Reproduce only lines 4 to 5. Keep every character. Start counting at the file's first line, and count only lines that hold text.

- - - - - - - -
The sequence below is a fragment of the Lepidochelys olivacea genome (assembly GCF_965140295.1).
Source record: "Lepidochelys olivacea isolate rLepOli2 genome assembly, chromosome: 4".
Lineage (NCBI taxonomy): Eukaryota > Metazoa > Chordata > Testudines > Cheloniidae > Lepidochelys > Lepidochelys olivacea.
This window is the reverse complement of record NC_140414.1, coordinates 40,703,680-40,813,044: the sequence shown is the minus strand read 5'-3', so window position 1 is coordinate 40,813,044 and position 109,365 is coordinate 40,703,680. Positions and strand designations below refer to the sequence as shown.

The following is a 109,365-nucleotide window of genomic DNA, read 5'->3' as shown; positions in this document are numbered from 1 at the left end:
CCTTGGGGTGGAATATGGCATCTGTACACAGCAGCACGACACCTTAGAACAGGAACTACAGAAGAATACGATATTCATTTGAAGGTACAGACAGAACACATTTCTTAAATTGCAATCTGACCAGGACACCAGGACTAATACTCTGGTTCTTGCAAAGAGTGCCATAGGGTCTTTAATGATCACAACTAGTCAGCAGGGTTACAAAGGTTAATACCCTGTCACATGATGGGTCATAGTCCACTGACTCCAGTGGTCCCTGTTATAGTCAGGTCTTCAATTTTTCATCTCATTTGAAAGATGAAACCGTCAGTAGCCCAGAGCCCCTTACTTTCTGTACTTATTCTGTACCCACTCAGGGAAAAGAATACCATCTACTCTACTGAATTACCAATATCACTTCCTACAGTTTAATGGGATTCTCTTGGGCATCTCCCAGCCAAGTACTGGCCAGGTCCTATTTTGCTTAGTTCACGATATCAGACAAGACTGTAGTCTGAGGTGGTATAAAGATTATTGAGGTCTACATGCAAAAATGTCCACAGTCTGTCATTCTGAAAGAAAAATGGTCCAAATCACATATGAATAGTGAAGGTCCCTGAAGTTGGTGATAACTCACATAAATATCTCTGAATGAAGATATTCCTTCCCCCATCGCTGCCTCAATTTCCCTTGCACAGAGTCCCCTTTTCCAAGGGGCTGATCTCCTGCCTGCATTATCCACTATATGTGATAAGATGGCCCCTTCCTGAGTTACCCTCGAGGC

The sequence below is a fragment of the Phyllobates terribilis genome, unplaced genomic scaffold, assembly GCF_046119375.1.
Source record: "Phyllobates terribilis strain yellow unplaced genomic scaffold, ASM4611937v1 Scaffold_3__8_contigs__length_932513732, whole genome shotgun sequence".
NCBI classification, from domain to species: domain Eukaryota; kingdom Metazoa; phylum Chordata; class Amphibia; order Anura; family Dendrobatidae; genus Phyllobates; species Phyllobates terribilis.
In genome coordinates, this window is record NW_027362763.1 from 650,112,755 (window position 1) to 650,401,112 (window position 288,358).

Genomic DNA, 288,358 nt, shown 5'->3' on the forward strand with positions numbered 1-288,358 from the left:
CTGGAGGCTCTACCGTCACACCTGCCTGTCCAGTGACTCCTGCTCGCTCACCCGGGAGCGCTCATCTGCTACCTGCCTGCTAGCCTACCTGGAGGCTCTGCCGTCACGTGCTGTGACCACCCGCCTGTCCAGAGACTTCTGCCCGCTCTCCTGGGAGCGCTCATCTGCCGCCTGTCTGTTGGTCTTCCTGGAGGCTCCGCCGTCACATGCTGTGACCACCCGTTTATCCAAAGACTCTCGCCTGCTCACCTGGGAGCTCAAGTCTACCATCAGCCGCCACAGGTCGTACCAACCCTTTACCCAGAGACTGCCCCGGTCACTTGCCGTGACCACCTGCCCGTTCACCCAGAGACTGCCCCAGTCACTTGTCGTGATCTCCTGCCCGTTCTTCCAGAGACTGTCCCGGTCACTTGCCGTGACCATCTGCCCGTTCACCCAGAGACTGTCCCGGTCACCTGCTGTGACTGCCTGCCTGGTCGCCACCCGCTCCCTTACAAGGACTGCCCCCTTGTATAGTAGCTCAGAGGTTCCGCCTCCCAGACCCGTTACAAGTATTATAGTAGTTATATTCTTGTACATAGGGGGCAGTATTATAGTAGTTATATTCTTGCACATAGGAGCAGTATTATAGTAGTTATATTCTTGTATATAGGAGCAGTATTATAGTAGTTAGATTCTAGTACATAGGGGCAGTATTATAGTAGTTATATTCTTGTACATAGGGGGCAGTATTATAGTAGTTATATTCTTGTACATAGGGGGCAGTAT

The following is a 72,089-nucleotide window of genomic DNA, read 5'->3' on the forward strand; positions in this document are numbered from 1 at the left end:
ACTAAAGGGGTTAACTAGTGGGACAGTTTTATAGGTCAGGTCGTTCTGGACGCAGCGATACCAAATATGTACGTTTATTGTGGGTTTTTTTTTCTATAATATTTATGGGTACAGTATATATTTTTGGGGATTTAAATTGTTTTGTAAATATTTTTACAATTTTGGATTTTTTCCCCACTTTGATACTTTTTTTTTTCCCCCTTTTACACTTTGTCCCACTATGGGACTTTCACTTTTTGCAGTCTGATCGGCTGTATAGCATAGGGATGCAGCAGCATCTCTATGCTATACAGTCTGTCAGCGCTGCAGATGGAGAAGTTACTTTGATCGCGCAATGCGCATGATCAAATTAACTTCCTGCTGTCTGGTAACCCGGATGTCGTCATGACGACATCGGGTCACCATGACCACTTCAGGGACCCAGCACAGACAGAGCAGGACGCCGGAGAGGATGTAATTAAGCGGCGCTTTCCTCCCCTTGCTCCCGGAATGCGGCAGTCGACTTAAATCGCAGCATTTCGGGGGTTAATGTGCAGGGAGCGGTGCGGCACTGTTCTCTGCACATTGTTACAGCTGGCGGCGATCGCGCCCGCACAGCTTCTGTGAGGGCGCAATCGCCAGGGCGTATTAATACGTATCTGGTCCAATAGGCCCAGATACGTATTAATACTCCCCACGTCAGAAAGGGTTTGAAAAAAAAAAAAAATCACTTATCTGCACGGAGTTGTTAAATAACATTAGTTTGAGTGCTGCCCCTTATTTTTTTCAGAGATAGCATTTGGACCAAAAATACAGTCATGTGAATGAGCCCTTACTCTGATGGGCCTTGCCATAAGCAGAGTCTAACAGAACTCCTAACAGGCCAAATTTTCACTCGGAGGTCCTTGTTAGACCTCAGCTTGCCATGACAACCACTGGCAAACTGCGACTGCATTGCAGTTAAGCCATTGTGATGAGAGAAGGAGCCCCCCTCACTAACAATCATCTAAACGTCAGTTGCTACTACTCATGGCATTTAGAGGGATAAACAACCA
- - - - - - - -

This window is the reverse complement of record NC_140414.1, coordinates 40,703,680-40,813,044: the sequence shown is the minus strand read 5'-3', so window position 1 is coordinate 40,813,044 and position 109,365 is coordinate 40,703,680. Positions and strand designations below refer to the sequence as shown.

The following is a 109,365-nucleotide window of genomic DNA, read 5'->3' as shown; positions in this document are numbered from 1 at the left end: